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AR: Courts confront need for extra interpreters

Monday, January 05, 2009

Visit a courtroom in Northwest Arkansas and chances are good Anne Yancey will be there, standing next to the defendant.

Yancey is not a lawyer but one of the few certified court interpreters in the state. She is the conduit through which Spanish and English pass, making communication possible.

"I'm there to be like a magic microphone," she said.

Yancey was certified by the state in 2004 and is on her way to becoming federally certified. Before starting on the path to state certification in 2003, Yancey used her knowledge to help people communicate in a variety of settings - from the line at the post office to the doctor's office.

Yancey also serves as an interpreter in other settings but prefers the courtroom, which she considers the most challenging. As an interpreter, it's not enough to paraphrase: Any mistake could mean a miscarriage of justice.

With a growing immigrant population in Northwest Arkansas, she's seen more calls for her help in court. Even after the Arkansas Supreme Court swore in four new interpreters last month, officials said there's still a demand for more.

While the demand for interpreters has slowed some, it was expected to be higher in 2008 than the previous year, said Mara Simmons, director of the Foreign Language Interpreters Program at the state Administrative Office of the Courts.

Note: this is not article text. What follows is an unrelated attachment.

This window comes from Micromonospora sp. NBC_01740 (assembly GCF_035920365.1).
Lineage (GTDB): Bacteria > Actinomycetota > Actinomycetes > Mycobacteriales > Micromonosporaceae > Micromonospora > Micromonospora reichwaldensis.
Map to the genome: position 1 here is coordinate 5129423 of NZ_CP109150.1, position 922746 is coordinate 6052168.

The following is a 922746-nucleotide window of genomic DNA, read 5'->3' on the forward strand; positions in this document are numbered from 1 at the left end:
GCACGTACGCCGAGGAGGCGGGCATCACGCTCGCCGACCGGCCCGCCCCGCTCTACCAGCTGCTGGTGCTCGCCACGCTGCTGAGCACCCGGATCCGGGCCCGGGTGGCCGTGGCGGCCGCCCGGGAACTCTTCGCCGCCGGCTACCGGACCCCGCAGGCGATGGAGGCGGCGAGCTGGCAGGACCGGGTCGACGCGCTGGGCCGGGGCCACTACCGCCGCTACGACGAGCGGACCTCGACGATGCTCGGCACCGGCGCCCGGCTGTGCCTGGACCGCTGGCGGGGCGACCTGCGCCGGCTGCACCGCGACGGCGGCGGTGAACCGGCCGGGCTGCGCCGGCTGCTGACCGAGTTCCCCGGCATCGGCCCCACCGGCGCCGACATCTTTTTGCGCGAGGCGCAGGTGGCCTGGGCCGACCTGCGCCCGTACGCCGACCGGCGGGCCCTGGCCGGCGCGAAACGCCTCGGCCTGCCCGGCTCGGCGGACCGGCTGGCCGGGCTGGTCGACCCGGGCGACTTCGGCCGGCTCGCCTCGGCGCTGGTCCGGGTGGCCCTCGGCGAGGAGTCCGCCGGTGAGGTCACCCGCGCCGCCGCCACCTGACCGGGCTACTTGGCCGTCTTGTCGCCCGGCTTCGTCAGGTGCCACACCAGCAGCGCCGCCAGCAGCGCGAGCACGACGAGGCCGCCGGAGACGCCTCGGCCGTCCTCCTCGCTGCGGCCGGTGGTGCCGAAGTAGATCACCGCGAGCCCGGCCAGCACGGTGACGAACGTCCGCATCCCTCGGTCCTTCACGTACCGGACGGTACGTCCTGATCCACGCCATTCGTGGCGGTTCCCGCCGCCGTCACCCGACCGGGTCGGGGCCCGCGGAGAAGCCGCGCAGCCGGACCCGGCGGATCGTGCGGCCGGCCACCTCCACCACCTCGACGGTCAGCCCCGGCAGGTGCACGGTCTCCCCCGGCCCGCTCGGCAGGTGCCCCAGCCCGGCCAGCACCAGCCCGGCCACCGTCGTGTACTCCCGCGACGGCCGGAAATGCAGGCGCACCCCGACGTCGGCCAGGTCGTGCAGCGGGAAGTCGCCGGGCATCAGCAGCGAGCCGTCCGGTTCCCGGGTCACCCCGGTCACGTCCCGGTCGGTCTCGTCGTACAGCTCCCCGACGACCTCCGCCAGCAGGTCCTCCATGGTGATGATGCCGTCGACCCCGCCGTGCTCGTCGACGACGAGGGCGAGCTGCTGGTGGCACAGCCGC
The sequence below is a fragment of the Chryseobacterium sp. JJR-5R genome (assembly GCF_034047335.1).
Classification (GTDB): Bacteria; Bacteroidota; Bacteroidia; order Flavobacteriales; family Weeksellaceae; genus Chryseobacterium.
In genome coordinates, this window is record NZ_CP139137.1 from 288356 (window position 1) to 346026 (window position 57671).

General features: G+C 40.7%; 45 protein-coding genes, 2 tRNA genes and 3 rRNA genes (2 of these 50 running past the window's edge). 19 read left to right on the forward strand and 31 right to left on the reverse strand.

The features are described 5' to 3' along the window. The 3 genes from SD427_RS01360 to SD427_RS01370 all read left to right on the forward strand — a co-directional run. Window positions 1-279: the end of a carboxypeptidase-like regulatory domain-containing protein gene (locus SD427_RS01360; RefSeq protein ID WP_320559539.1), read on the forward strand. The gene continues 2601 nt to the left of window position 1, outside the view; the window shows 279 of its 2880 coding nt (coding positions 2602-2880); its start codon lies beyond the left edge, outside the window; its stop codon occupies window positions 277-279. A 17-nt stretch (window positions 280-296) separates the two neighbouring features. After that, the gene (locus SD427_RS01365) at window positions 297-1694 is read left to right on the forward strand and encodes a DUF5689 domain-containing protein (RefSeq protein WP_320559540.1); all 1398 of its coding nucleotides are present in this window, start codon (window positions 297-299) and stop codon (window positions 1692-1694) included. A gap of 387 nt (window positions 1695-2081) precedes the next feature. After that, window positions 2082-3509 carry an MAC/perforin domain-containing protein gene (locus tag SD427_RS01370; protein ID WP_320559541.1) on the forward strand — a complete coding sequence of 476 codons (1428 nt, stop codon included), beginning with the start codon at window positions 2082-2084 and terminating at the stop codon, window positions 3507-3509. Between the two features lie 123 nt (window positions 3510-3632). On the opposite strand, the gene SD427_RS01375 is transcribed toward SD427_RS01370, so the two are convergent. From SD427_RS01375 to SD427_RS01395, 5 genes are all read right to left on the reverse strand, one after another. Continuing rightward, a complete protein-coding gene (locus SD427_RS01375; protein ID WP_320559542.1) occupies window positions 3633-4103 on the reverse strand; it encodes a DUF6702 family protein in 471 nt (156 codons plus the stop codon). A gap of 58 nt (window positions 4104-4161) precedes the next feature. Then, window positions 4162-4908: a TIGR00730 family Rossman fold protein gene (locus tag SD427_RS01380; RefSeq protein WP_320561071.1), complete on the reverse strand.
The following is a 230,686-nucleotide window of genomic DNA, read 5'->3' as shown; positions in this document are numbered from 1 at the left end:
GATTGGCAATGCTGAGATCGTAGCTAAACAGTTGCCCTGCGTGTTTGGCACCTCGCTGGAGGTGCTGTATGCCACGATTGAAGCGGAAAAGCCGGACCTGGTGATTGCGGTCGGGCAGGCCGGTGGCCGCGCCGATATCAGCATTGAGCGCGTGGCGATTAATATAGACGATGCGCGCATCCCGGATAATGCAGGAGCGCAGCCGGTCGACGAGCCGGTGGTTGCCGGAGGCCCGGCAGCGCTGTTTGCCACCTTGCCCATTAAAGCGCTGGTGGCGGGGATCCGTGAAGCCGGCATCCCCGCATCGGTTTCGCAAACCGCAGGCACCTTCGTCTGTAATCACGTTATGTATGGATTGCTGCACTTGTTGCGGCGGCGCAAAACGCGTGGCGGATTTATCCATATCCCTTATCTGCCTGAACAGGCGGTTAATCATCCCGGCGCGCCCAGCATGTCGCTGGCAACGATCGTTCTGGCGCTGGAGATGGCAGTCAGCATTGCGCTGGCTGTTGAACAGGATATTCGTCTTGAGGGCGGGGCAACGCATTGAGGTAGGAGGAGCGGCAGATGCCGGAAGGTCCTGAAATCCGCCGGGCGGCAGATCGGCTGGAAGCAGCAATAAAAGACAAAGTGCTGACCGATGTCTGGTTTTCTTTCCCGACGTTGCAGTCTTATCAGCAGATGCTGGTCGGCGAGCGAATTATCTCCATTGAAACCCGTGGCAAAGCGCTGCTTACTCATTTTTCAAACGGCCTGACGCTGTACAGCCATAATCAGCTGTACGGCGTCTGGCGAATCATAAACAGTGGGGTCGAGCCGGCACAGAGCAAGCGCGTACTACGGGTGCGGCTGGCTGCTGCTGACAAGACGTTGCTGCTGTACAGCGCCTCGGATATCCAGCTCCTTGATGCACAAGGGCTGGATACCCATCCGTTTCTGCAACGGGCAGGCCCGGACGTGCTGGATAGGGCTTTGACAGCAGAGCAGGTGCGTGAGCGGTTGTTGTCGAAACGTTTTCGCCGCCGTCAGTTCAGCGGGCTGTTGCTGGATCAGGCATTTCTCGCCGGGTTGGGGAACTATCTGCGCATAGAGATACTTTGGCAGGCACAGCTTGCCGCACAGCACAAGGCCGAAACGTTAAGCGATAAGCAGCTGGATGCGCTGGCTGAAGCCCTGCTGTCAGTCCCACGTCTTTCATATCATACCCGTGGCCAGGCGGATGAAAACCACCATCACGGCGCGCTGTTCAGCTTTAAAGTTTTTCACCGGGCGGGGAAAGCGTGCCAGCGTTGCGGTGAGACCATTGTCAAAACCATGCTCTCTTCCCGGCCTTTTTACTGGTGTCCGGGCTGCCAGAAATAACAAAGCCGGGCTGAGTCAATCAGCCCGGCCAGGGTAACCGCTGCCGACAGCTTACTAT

The office began tracking requests for interpreters differently in 2004, when it had 1,065 requests. The largest single-year increase since then was in 2005, when the office fielded 3,378 requests, a 217 percent increase from the year before.

Demand has slowed since 2005, increasing only by 53 percent to 5,153 requests for interpreters in 2006. In 2007, the most recent year available, the office had 6,112 requests - a 19 percent increase.

There are 15 certified Spanish-language interpreters in the state, Simmons said. Even if the state certified enough interpreters, there's still one missing component - money.

"It's a fine line. If you train and certify more interpreters but don't have money to pay for those interpreters, you are training people that are not going to be utilized," Simmons said.

The state has nowhere near the ideal number of interpreters to handle the state's 239 district and circuit courts, which she estimated would be around 100.